Read Josh Eidelson’s piece on fast food strikes. Fast food workers in seven cities will engage in one-day strikes over the next 4 days, starting with New York today. Among other things, they are arguing for a hike in the minimum wage to $15 an hour. Eidelson includes a lot of good stories from workers about their struggles. I want to focus on his larger implications though:
Whether workers can transform that industry – rather than just hoping to rise within in – has big implications for labor’s future. First, because fast food jobs are increasingly representative of US work: poor compensation, little job security, a constant expectation to put on a happy face for customers, and virtually no unions.
And second, because – following a decades-long economic, judicial, and political attack – the campaign’s strategy represents some of the ways organizers are attempting to break free from a strategic box labor’s been left in to die. Among them: Given the law’s failure to meaningfully compel companies to bargain collectively even when workers want to, and the limits of slick anti-corporate P.R. campaigns that don’t deeply involve workers, some low-wage non-union workers are taking up the strike. Facing changes that have made strikes more risky and less effective, they’re mounting short-term strikes by a minority of the workforce designed to ignite further activism, embarrass management, and engage the public, while reducing (but not eliminating) the risk the workers will lose their jobs.
Those strikes anchor and amplify a range of other comprehensive campaign efforts, from criminal charges filed by Seattle workers over alleged “wage theft,” to a full-court media press to embarrass McDonald’s over the budget calculator it offered its low-wage workers. Jonathan Westin, who directs New York’s Fast Food Forward campaign, told Salon he doubts that national TV outlets would have lingered on the budget story if workers hadn’t forced a debate about the industry by repeatedly going on strike. “The more and more workers continue to take action and continue to publicize their fight,” said Westin, “the more and more it starts to get at the fast food industry’s biggest asset, which is their name brand. And I think that’s what we’re beginning to see in a very real way.”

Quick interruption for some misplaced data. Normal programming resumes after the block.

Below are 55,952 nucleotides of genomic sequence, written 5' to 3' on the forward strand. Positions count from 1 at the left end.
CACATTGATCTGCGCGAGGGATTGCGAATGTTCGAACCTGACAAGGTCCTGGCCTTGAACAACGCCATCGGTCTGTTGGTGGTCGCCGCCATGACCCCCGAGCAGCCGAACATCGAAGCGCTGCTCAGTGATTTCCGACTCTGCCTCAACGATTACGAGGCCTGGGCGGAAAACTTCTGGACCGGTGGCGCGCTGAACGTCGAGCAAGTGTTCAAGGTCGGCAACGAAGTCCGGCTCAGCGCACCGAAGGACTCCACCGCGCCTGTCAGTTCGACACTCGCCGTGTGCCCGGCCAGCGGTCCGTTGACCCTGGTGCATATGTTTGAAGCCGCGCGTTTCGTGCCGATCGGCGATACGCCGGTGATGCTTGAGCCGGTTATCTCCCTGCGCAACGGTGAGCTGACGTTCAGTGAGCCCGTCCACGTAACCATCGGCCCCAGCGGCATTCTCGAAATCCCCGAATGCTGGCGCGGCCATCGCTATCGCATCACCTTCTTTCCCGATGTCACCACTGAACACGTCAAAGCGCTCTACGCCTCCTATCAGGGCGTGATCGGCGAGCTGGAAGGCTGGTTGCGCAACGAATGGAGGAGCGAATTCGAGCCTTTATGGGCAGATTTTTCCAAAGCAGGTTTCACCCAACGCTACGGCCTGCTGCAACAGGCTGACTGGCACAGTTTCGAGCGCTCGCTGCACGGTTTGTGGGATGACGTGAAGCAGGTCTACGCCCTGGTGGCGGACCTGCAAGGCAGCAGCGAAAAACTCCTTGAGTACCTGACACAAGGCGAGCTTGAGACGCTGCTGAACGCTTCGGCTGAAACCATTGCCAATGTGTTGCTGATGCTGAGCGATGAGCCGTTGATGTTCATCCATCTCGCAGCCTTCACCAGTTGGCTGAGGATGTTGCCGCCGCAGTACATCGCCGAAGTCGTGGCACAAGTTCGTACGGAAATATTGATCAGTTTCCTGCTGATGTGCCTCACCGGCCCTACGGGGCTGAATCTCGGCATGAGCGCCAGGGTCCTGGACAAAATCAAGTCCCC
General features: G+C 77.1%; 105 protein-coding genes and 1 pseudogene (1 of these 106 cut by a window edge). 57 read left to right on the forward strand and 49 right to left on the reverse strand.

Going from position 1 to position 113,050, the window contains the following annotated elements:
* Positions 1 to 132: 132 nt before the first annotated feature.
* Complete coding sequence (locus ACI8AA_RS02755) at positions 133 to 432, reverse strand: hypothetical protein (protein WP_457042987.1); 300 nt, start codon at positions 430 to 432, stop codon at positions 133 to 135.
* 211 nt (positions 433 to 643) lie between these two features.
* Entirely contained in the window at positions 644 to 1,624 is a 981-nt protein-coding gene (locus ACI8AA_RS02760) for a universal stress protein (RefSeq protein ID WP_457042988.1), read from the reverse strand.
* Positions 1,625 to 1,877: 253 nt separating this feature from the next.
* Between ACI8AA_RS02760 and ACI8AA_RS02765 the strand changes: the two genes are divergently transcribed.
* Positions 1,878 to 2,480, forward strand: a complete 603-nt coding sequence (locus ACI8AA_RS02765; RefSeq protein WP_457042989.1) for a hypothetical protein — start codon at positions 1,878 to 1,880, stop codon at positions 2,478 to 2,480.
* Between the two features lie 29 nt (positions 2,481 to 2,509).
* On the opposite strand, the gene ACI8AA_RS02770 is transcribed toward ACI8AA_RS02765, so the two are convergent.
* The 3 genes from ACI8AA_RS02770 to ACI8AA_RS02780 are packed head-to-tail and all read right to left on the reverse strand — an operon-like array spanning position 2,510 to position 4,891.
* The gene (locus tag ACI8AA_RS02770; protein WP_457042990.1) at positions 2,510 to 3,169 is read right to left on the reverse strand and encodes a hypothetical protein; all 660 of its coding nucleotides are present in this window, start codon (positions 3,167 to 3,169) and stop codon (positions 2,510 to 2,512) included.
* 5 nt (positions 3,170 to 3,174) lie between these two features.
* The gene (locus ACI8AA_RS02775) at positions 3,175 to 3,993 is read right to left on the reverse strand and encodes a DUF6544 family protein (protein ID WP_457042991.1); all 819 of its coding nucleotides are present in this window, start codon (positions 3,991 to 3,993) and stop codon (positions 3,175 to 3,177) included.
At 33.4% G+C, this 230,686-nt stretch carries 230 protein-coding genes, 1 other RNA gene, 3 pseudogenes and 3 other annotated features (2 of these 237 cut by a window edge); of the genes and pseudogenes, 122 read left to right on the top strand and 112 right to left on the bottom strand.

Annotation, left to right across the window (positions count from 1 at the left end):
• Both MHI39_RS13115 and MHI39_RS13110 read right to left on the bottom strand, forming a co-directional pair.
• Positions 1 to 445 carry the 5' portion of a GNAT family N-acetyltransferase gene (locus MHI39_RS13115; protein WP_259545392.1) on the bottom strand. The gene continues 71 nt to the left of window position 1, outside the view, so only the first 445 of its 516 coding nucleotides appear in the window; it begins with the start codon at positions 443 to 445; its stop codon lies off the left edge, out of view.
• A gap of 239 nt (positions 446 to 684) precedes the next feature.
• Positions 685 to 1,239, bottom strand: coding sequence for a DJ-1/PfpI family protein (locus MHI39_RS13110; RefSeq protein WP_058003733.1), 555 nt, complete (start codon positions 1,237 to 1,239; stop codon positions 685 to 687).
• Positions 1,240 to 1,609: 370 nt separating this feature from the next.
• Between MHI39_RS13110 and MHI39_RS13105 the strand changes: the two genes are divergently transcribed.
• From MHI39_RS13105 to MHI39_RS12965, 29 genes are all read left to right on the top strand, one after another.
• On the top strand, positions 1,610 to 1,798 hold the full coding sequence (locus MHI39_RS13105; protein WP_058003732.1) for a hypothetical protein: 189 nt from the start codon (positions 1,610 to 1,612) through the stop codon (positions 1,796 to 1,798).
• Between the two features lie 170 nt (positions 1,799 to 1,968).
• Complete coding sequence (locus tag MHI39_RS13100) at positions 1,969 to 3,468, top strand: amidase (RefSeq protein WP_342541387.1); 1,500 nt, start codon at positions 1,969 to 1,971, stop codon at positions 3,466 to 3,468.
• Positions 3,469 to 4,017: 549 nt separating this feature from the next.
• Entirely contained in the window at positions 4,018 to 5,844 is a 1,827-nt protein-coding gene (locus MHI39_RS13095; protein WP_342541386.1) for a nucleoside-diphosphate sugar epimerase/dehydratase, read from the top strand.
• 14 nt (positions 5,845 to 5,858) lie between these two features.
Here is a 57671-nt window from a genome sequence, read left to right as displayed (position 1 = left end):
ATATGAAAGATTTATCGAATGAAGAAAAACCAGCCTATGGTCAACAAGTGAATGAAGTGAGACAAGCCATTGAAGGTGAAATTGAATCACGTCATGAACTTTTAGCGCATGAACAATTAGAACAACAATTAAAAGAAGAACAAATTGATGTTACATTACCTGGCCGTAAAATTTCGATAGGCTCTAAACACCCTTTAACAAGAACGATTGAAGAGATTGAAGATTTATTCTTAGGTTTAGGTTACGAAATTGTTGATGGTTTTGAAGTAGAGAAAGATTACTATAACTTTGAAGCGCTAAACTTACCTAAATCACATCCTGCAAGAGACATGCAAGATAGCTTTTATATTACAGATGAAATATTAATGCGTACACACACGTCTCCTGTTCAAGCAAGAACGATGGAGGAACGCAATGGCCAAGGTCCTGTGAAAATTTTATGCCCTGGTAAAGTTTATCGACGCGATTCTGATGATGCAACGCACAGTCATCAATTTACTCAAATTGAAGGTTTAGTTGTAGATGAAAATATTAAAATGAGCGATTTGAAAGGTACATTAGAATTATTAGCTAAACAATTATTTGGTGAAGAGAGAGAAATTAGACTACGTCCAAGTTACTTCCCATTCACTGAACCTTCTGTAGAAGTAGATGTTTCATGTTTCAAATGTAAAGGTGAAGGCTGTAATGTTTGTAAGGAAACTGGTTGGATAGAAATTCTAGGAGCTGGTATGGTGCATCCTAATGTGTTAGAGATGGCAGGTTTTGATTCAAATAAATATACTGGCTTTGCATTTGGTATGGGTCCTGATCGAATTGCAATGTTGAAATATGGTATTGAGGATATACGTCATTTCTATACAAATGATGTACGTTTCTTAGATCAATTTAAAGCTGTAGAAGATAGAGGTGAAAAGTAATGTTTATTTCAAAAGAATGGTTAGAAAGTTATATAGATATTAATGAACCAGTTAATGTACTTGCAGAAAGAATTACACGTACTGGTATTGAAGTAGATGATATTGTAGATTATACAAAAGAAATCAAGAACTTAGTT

I am significantly less optimistic about the ability of these strikes to transform the labor movement. Wasn’t Wisconsin supposed to bring collective bargaining rights back into the public conversation? Didn’t Occupy have the potential to usher in a new workers’ movement? Wasn’t the WTO protests in Seattle the beginning of a new era of environmentalists and labor working together? You can find a lot of articles from the time saying all of these things.
It’s a positive development, no doubt. But I’d really need to see some concrete results before thinking that a few workers engaging in one-day strikes across the country has much meaning to the nation as a whole.
Still, you never know what spark is going to change the world. These strikes are wholly positive and eventually my pessimism will be shown incorrect. Or at least I hope it will.
That doesn’t mean the fast food strikes are not beginning to scare companies though. The Employment Policies Institute ran this full-page ad (PDF) in today’s issue of USA Today to attack the idea of raising the minimum wage. What made me laugh about it was the text suggesting that a higher minimum wage would force employers to replace workers with machines, which they are already doing anyway. This is the minimum wage version of environmental job blackmail, when employers look to scare workers by saying that environmentalists will steal the jobs that employers are already planning to eliminate. Of course, the companies aren’t ready to replace all their workers with machines yet and so a $15 minimum wage does scare them enough to advertise in national newspapers.